The popularity of Mr. Issa’s bill among House Republicans, many of whom campaigned against policies labeled as bailouts, may be the deciding factor in whether a major overhaul is approved this year. Representative Dennis Ross, the Florida Republican who heads the House oversight subcommittee that works on postal issues, is so far the only co-sponsor on Mr. Issa’s bill. He said he did not support withdrawals from the retirement funds but stopped short of calling the other proposals bailouts.
So far, 14 House Republicans and 161 Democrats are listed as co-sponsors of Mr. Lynch’s bill.
Despite cutting $12 billion in costs over the last four years and eliminating more than 200,000 career positions in the last decade, the Postal Service is expected to lose $8 billion for the second consecutive year as mail volume has dropped by about 20 percent from 2006 to 2010.
“There’s no disagreement with anyone that we will continue to reduce head count,” Mr. Donahoe, the postmaster general, said. “We will continue to do network consolidations and route consolidations.”
Last month, to keep the organization afloat, Mr. Donahoe stopped making required payments of $115 million every other week to one retirement fund. Without legislation, the Postal Service will again run out of money in the fall, and Mr. Donahoe said he would have to take more drastic steps.
For 179 years, mail delivery was managed by the Post Office Department; it was financed by tax revenue, and its leader held a cabinet-level position. In 1970, Congress reinvented the department as the United States Postal Service, an independent entity with federal oversight and an official monopoly.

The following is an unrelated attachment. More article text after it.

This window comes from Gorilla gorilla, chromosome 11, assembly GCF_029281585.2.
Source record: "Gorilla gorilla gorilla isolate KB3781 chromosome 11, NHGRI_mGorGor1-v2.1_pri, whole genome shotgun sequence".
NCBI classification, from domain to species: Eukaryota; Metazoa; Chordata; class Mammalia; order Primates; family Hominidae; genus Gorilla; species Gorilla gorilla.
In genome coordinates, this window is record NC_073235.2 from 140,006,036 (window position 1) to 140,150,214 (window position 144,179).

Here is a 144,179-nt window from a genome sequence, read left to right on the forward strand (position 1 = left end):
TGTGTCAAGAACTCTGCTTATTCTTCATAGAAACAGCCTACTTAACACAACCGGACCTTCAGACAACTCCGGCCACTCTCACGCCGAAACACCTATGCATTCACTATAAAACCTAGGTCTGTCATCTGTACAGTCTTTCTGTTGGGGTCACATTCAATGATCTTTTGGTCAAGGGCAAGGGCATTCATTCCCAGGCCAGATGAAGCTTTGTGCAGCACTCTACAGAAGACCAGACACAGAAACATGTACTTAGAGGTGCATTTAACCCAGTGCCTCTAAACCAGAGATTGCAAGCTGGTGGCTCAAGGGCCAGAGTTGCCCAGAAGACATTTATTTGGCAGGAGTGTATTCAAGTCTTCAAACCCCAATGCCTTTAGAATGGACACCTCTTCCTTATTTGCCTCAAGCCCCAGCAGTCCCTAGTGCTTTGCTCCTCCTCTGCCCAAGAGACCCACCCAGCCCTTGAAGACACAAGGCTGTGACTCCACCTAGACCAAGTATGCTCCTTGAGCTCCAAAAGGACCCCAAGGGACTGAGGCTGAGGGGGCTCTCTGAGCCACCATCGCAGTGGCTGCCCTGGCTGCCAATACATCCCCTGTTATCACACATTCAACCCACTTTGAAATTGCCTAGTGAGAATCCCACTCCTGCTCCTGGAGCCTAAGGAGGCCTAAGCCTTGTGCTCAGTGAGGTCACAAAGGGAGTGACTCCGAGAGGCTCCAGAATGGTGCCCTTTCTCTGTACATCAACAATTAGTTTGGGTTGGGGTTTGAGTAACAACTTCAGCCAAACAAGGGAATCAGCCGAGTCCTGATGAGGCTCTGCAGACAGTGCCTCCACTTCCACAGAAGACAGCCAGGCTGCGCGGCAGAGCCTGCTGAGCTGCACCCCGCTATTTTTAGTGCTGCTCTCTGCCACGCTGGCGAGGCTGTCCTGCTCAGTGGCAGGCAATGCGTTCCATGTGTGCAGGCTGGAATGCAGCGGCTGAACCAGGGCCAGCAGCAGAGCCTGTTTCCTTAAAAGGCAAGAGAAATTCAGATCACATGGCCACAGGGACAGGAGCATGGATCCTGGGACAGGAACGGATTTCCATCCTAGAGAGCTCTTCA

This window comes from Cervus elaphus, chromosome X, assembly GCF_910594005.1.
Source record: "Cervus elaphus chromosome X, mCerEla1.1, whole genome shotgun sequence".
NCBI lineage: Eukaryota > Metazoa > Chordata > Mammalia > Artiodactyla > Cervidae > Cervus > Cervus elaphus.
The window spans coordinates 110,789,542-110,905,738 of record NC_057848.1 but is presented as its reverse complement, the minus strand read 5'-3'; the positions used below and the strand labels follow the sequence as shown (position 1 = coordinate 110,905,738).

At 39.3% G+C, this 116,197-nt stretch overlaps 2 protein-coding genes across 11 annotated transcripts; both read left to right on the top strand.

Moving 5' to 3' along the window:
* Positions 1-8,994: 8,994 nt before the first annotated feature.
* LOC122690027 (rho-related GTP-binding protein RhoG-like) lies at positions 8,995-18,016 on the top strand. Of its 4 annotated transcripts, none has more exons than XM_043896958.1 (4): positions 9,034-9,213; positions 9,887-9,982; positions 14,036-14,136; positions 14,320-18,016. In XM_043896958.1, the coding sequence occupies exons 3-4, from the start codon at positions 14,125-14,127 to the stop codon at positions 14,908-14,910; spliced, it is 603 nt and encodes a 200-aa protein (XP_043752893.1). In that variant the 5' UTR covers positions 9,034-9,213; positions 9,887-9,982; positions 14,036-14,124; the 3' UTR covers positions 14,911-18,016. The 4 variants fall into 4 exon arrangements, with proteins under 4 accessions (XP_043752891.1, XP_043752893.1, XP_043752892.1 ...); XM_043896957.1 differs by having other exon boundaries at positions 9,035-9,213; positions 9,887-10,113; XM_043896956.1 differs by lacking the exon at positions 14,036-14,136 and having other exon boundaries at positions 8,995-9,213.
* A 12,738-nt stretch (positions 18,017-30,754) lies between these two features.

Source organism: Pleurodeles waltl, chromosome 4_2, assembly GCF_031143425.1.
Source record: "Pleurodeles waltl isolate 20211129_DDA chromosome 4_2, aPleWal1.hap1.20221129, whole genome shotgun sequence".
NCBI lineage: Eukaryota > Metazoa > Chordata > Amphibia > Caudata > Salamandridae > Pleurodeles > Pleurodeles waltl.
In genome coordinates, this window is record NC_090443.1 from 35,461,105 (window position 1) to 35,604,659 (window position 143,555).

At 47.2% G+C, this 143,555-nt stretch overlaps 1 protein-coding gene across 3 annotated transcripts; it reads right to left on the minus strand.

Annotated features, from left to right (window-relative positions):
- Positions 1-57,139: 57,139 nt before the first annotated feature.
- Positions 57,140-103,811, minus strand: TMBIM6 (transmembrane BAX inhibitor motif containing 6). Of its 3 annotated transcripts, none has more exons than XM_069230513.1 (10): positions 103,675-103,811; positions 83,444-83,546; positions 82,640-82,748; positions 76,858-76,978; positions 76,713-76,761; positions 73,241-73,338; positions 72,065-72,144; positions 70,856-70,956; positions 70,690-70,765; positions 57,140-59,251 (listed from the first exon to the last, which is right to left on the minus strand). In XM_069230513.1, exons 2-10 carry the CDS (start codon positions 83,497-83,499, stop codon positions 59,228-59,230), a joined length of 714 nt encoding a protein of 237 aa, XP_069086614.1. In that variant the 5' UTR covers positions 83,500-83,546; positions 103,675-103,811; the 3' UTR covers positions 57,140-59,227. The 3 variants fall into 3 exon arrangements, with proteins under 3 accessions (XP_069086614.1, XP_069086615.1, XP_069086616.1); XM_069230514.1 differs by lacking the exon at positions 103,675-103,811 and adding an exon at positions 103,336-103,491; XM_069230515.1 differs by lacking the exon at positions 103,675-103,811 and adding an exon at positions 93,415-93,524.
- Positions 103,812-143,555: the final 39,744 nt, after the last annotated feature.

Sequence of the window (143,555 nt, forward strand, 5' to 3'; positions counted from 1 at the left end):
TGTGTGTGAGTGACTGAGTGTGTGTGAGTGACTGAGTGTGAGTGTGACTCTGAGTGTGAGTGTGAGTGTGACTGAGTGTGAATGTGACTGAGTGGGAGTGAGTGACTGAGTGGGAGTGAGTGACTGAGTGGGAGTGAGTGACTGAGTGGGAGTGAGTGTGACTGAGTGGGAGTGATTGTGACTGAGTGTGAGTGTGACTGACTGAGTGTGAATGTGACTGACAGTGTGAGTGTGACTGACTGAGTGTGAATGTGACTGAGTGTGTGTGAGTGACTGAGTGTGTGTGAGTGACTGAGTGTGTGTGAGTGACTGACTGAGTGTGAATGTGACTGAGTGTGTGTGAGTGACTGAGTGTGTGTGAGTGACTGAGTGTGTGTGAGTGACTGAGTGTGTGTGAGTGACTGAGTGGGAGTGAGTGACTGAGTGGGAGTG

The Postal Service now relies on its own revenue, although it has taken out about $12 billion in loans from the Treasury and its obligations to its employees are guaranteed by the government.
Current payment levels for the retirement funds were established by a 2006 law just before mail volume started plummeting and the work force began shrinking. Consequently, postal officials said, they face formidable burdens, such as an annual $5.5 billion check that prepays 100 percent of retiree health care liability — a prepayment required of no other federal entity.
“It’s just tied their finances in knots and made it impossible for them to respond to any new programs in the changing dynamics of the new market,” Ms. Goldway said.
Mr. Carper and Ms. Collins, who helped write the 2006 law, are meeting regularly to find a compromise. Their main dispute appears to be the issue of ending Saturday deliveries, which the Postal Service and regulatory commission say could save $1.7 billion to $3 billion a year.
Mr. Carper favors eliminating Saturday mail, while Ms. Collins said such a step could deter mailing-dependent industries from using the Postal Service, and would hurt rural Americans who have limited access to the Internet. Ms. Collins said she might support such a provision if the Postal Service could present plans to address these impacts.
Such willingness to compromise is in short supply in the House, where some representatives are now drawing a line down the center aisle over an issue once considered nonpartisan.
Mr. Lynch offered a theory as to how the line was drawn.
Because the retirement fund surpluses are now in the hands of the federal government, returning the money to the Postal Service would be listed as new government spending. And that would upset the budget-focused House majority.
“They don’t want it to show on the books,” Mr. Lynch said. “That’s where the resistance comes.”